The co-pending patent application of inventor, Ser. No. 07/605,561 is also referenced here.

BRIEF SUMMARY OF THE INVENTION

It is an object of the present invention to provide a guidewire having catheter-like characteristics which permits infusion of fluid medicaments right into a blood clot or occlusion in the vessel of a patient, through a guidewire. It is a further object of this invention to obviate the use of a catheter, through the use of a helically coiled guidewire, capable of infusing chemotherapeutic drugs directly within a situs. The infusing wire comprises an inner multifilar round wire winding of generally constant diameter having a distal end and a proximal end. The proximal portion of the helical coil is covered with a polyimide tubing and may have a radio-opaque band disposed distal to the polyamide tubing and disposed around the helical multifilar coil. A second outermost teflon sheath is disposed over the entire helical coil from the proximal to the distalmost end. The distal end of the coil has a ball weld thereon. The distal portion of the coil, wherein it is covered by only a teflon sheath, is defined as the "weep" area. The weep area has perforations through the teflon sheath. A therapeutic fluid agent may be pressurized and directed into the proximal end of the wire through an appropriate hub or fitting, which therapeutic agent is permitted to travel through the lumen and diffuse out through the distal portion of the helical coil through the appropriate weep holes in the teflon sheath therearound.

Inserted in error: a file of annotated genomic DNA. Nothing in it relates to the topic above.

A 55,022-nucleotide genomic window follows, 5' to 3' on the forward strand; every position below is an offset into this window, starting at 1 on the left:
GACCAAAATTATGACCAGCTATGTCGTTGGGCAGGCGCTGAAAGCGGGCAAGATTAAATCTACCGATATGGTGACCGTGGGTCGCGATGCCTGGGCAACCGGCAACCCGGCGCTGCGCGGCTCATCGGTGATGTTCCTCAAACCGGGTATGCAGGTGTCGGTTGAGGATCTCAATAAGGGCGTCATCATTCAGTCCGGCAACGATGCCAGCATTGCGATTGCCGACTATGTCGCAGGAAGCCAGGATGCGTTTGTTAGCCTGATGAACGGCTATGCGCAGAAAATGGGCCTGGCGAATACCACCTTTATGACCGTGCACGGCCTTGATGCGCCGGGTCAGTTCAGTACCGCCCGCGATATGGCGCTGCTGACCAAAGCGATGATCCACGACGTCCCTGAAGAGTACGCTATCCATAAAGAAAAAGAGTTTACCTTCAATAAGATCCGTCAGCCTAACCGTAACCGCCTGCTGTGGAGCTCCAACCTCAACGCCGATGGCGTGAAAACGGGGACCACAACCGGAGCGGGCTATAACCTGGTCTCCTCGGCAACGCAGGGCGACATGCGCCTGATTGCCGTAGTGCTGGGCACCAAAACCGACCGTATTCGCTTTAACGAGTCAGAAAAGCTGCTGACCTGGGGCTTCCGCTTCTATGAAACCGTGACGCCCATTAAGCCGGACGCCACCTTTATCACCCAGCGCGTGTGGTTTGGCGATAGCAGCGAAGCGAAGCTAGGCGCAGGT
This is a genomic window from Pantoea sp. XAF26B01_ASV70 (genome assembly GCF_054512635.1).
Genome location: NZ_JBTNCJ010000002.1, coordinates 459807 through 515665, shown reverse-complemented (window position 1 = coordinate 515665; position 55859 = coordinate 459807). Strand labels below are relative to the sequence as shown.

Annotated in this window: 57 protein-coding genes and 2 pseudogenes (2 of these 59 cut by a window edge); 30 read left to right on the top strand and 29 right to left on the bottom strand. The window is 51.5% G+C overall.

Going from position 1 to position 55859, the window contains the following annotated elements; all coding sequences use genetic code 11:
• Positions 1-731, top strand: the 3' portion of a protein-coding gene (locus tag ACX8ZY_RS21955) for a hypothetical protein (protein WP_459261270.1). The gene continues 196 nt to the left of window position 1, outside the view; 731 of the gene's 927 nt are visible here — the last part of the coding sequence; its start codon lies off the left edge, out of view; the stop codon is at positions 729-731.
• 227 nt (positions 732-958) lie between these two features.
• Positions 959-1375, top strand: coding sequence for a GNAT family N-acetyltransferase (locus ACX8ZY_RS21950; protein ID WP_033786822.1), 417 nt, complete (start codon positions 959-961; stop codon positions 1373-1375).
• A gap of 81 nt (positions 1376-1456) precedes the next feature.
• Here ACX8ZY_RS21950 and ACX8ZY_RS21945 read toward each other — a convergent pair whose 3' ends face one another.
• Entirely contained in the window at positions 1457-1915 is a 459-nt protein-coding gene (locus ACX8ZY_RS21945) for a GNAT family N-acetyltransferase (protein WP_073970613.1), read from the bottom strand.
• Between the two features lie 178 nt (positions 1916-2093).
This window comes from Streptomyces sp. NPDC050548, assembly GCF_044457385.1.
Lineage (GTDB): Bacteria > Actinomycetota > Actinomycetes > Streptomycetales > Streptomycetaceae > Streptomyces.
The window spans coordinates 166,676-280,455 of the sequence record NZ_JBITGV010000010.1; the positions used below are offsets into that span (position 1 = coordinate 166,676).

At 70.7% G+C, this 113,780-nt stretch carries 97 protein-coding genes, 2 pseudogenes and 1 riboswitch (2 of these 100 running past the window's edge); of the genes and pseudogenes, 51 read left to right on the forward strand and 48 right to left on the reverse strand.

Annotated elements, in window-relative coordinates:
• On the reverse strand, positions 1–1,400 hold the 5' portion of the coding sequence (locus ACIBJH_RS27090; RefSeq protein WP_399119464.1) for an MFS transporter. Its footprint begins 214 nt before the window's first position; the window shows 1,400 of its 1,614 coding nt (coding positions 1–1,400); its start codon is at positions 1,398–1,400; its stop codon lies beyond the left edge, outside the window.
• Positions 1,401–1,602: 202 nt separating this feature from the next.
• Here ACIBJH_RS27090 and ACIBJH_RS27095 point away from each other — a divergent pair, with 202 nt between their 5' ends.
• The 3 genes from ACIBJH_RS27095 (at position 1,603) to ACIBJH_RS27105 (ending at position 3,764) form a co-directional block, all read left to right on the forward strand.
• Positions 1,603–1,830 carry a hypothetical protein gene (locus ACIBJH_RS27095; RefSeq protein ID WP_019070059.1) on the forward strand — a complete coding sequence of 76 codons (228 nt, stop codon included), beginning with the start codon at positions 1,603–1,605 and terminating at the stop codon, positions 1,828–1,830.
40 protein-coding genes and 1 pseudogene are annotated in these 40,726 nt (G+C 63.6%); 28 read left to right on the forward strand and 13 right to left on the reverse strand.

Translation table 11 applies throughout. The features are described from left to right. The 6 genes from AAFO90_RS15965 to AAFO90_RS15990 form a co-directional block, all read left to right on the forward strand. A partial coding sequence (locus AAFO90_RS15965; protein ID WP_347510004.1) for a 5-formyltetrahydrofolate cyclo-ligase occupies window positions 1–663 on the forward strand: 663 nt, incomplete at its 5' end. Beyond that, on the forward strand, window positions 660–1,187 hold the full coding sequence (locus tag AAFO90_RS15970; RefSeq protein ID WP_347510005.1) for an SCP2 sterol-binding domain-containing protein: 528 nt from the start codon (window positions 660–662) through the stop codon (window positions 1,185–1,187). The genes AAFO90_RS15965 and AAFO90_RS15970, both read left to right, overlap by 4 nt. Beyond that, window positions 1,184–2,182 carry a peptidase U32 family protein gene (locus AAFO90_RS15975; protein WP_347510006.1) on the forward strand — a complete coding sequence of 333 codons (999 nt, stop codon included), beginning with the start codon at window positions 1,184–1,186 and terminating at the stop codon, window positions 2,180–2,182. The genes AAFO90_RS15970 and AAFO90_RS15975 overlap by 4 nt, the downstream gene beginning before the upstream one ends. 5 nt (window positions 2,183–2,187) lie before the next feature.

BRIEF DESCRIPTION OF THE DRAWINGS

The objects and advantages of the present invention will become more apparent when viewed in conjunction with the following drawings, in which:

FIG. 1 is a longitudinal cross sectional view taken of a infusion wire and its attendant removable core; and

FIG. 2 is a cross sectional view of the proximal end of the infusion wire adapted with a hub end lock assembly, for enabling receipt of a medicament fluid therein.

DESCRIPTION OF THE PREFERRED EMBODIMENTS

Referring to the drawings in detail, and particularly to FIG. 1, there is shown an infusion wire assembly 10. The infusion wire assembly 10 comprises an infusion wire 12 and a removable stiffening core 14.

The infusion wire 12 is comprised of a helically disposed multifilar array of wires 16, which have been wrapped about a mandrel, not shown. The infusion wire 12 has a proximal end 18 and a distal end 20. A ball weld 22 is adapted onto the distalmost tip of the infusion wire 12 as shown in FIG. 1.

The multifilar array of wires 16 are disposed at a pitch angle of about 15 to 18 with respect to the longitudinal axis of the infusion wire 12. The wires 16 define a lumen 24 therewithin. Each wire of the multifilar array of wires 16 is round and is of about 0.005 inches in diameter. Each wire of the multifilar array of wires 16 is made from stainless steel.

The infusion wire 12 has a stiffened proximal portion 30, which is comprised of the helical multifilar array of wires 16 arranged within a polyimide sheath 32 of overall diameter of about 0.035 cm. The stiffened proximal portion 30 preferably extends for about 90 to 95 percent of the full length (about 145 cm) of the infusion wire 12. The polyimide sheath 32 is about 0.0015 inches thick, and is of corset fit about the wires 16.

A band of tantalum 34 may be disposed about the wires 16, to mark the proximal end of the distal portion 40. The tantalum band 34 is a radiopaque marker utilized by the physician to determine the location of the infusion wire 12, under fluoroscopic examination of a patient in which the infusion wire 12 has been inserted.